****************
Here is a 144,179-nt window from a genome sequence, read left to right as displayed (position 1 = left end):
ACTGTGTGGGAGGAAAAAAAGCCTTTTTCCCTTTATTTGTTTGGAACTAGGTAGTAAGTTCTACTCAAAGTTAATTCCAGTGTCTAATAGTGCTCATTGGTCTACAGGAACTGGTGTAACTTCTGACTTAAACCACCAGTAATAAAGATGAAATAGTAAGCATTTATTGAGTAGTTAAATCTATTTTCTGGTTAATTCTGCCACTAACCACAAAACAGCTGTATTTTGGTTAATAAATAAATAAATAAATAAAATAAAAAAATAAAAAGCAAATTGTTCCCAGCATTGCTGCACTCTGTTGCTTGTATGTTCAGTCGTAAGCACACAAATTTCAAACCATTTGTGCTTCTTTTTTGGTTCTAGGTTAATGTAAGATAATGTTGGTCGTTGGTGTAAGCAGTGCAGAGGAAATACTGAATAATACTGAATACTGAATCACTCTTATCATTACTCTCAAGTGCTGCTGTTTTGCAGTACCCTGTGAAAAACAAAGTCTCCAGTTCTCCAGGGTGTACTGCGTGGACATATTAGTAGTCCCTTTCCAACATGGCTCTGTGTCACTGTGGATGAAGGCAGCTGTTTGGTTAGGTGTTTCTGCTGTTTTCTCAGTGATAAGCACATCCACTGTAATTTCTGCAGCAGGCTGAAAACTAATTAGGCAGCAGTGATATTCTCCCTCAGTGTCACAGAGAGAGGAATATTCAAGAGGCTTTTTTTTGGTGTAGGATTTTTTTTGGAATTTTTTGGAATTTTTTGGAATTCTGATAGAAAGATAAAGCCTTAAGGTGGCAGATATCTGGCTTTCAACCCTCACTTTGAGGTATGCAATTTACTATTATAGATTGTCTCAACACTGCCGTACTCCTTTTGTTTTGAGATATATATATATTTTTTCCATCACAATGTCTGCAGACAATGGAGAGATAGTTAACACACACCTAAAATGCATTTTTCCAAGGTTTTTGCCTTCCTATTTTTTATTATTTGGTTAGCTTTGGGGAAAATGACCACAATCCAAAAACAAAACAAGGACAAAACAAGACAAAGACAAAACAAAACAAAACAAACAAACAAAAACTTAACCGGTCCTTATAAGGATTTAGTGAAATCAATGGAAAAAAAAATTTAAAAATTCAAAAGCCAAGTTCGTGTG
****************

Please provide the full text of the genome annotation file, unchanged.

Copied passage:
Here is a 144,179-nt window from a genome sequence, read left to right as displayed (position 1 = left end):
ACTGTGTGGGAGGAAAAAAAGCCTTTTTCCCTTTATTTGTTTGGAACTAGGTAGTAAGTTCTACTCAAAGTTAATTCCAGTGTCTAATAGTGCTCATTGGTCTACAGGAACTGGTGTAACTTCTGACTTAAACCACCAGTAATAAAGATGAAATAGTAAGCATTTATTGAGTAGTTAAATCTATTTTCTGGTTAATTCTGCCACTAACCACAAAACAGCTGTATTTTGGTTAATAAATAAATAAATAAATAAAATAAAAAAATAAAAAGCAAATTGTTCCCAGCATTGCTGCACTCTGTTGCTTGTATGTTCAGTCGTAAGCACACAAATTTCAAACCATTTGTGCTTCTTTTTTGGTTCTAGGTTAATGTAAGATAATGTTGGTCGTTGGTGTAAGCAGTGCAGAGGAAATACTGAATAATACTGAATACTGAATCACTCTTATCATTACTCTCAAGTGCTGCTGTTTTGCAGTACCCTGTGAAAAACAAAGTCTCCAGTTCTCCAGGGTGTACTGCGTGGACATATTAGTAGTCCCTTTCCAACATGGCTCTGTGTCACTGTGGATGAAGGCAGCTGTTTGGTTAGGTGTTTCTGCTGTTTTCTCAGTGATAAGCACATCCACTGTAATTTCTGCAGCAGGCTGAAAACTAATTAGGCAGCAGTGATATTCTCCCTCAGTGTCACAGAGAGAGGAATATTCAAGAGGCTTTTTTTTGGTGTAGGATTTTTTTTGGAATTTTTTGGAATTTTTTGGAATTCTGATAGAAAGATAAAGCCTTAAGGTGGCAGATATCTGGCTTTCAACCCTCACTTTGAGGTATGCAATTTACTATTATAGATTGTCTCAACACTGCCGTACTCCTTTTGTTTTGAGATATATATATATTTTTTCCATCACAATGTCTGCAGACAATGGAGAGATAGTTAACACACACCTAAAATGCATTTTTCCAAGGTTTTTGCCTTCCTATTTTTTATTATTTGGTTAGCTTTGGGGAAAATGACCACAATCCAAAAACAAAACAAGGACAAAACAAGACAAAGACAAAACAAAACAAAACAAACAAACAAAAACTTAACCGGTCCTTATAAGGATTTAGTGAAATCAATGGAAAAAAAAATTTAAAAATTCAAAAGCCAAGTTCGTGTG